Beckworth: Fair enough. But you're fairly optimistic though, aren't you?
Cowen: I'm optimistic, but I would admit to high degrees of uncertainty about any AI prediction. I think it will remix most of our status rankings for most things. So, let's say AI destroys us all. You've got to upgrade Mary Shelley, right? If AI is purely beneficial, well, then the French utopians of the 18th and 19th century, I think you would upgrade them a fair amount. So, it will change how we think about every single part of our world, how we think about economics. A lot more economics will become energy economics, because demand for energy will go up so radically.
Cowen: But I think, also, there will be a new way of doing economics that none of us are trained in doing, so maybe the next chance of GOAT is the first person who can build an AI model of an economy and simulate it using something like an offshoot of a future large language model, but with other capabilities, not just LLM capabilities, like self-learning capabilities. That will be a fundamental break in all of economics, and it will come. I think it will come in less than 50 years. And maybe at first it won't be that good, but it will be how economics is done, not entirely, but in large part. And no one is ready for that.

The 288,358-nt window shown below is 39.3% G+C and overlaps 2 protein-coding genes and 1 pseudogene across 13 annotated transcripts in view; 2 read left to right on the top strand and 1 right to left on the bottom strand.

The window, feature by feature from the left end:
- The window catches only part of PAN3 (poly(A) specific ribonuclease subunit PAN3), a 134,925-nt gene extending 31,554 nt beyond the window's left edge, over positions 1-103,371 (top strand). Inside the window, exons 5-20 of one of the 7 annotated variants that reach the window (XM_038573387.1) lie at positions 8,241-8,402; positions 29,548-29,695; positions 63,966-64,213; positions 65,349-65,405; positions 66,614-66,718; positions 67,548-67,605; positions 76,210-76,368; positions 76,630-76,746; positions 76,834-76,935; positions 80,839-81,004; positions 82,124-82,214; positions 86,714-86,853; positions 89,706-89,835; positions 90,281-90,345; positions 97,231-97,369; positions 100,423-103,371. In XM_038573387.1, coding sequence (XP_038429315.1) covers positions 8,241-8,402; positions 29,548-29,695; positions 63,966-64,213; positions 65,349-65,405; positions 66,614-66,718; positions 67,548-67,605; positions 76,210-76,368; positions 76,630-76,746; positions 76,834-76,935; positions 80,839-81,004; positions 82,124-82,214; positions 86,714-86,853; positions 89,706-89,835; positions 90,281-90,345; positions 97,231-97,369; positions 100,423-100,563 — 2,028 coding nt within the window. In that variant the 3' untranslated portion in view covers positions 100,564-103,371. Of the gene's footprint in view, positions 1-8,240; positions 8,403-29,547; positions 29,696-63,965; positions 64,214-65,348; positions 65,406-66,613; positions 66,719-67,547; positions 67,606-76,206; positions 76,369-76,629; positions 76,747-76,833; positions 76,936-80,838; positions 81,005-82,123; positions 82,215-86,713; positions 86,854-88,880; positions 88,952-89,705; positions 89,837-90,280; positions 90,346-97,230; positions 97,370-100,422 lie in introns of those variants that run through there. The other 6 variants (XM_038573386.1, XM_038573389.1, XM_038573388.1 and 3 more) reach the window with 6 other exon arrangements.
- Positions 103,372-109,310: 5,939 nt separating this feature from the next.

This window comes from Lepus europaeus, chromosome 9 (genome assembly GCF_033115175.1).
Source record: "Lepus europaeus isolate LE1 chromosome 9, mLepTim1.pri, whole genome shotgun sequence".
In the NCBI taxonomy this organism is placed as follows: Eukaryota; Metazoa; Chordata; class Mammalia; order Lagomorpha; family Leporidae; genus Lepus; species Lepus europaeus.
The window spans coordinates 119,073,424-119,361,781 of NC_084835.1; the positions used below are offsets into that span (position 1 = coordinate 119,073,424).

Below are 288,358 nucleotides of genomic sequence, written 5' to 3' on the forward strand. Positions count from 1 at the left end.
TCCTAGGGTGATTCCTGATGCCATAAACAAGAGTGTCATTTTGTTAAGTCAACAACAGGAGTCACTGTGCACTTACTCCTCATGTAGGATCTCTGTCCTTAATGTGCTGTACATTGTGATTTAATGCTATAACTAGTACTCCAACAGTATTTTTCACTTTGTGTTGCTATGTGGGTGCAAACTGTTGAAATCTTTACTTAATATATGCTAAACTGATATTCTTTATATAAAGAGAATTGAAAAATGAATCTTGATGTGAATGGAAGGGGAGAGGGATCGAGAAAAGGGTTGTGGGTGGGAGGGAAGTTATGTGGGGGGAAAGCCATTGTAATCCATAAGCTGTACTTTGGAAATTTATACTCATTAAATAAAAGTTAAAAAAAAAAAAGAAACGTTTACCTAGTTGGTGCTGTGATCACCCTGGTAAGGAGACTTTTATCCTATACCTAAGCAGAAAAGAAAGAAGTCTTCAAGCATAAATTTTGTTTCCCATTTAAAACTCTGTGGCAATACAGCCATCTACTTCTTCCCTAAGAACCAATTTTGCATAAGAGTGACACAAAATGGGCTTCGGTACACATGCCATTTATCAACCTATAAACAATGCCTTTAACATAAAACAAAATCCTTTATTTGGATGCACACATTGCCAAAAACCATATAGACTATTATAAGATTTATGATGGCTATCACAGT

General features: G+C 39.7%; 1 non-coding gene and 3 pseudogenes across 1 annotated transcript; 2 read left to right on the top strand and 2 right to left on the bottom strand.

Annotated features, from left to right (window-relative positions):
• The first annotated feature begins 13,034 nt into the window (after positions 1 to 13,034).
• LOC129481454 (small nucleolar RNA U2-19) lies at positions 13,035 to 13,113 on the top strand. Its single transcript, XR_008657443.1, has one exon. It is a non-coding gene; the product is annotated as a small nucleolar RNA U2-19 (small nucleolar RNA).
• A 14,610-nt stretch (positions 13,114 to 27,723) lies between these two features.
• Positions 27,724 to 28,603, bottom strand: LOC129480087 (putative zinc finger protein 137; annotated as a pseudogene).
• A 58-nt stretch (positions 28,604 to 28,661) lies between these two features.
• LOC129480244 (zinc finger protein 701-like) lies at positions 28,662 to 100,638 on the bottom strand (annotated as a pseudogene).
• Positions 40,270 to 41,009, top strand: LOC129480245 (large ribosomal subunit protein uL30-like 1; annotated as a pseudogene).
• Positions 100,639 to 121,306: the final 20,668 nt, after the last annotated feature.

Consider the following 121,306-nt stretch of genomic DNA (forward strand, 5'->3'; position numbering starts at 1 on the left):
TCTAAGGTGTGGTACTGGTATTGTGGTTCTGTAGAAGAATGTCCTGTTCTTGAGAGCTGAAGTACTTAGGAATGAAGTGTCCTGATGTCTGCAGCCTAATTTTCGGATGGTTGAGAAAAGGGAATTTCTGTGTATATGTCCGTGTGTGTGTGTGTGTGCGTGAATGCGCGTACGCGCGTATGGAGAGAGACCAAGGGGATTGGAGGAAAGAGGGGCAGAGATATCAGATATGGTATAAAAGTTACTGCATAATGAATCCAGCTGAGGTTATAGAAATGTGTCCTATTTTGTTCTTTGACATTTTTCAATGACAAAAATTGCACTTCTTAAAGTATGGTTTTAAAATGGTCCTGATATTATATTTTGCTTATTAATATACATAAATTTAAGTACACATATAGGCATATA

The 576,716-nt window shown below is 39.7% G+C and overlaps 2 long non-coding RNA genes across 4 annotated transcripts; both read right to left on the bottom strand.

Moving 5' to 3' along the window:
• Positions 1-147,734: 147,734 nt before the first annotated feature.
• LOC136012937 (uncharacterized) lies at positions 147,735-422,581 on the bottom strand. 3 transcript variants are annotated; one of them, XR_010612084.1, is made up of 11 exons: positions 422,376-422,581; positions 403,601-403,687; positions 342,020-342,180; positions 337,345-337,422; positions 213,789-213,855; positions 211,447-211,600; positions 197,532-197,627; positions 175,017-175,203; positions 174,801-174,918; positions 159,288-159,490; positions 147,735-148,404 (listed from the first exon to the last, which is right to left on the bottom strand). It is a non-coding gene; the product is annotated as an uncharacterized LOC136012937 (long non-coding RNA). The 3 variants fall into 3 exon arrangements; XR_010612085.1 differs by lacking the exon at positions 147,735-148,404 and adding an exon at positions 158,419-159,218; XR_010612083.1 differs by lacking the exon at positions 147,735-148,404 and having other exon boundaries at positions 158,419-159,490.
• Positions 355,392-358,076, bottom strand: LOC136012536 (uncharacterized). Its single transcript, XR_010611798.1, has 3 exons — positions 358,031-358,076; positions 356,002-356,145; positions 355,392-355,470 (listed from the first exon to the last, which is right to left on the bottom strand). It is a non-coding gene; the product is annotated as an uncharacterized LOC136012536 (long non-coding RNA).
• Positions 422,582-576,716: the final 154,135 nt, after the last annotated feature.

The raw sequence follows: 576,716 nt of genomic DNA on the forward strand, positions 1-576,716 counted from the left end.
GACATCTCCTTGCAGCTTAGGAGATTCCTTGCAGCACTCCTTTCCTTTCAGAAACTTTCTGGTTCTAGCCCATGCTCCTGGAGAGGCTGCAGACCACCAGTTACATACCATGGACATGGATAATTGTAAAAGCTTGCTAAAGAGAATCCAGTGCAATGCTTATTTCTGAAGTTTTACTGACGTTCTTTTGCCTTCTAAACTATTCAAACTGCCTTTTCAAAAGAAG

Cowen: The person who does that, maybe it's a company. Like, my goodness, they deserve more than one prize, and they'll get it, in fact, right? We'll start with a Native American village in Alaska. Oh, there's 50 people, maybe they trade fish. There's some welfare payments coming in, like a pretty "simple system". We'll simulate that, and then we'll make it bigger and more complex, feed in more data. It'll be astonishing. But again, at first, it will look like nonsense.
Beckworth: Well, on that optimistic note about the future and AI, our time is up. Our guest has been Tyler Cowen. His new book is titled, GOAT: Who is the Greatest Economist of All Time and Why Does it Matter? Be sure to check it out. Tyler, thank you for coming on the program again.
Cowen: David Beckworth, thank you very much. A real pleasure and a pleasure to work with you here at Mercatus and George Mason University. We're honored to have you with us.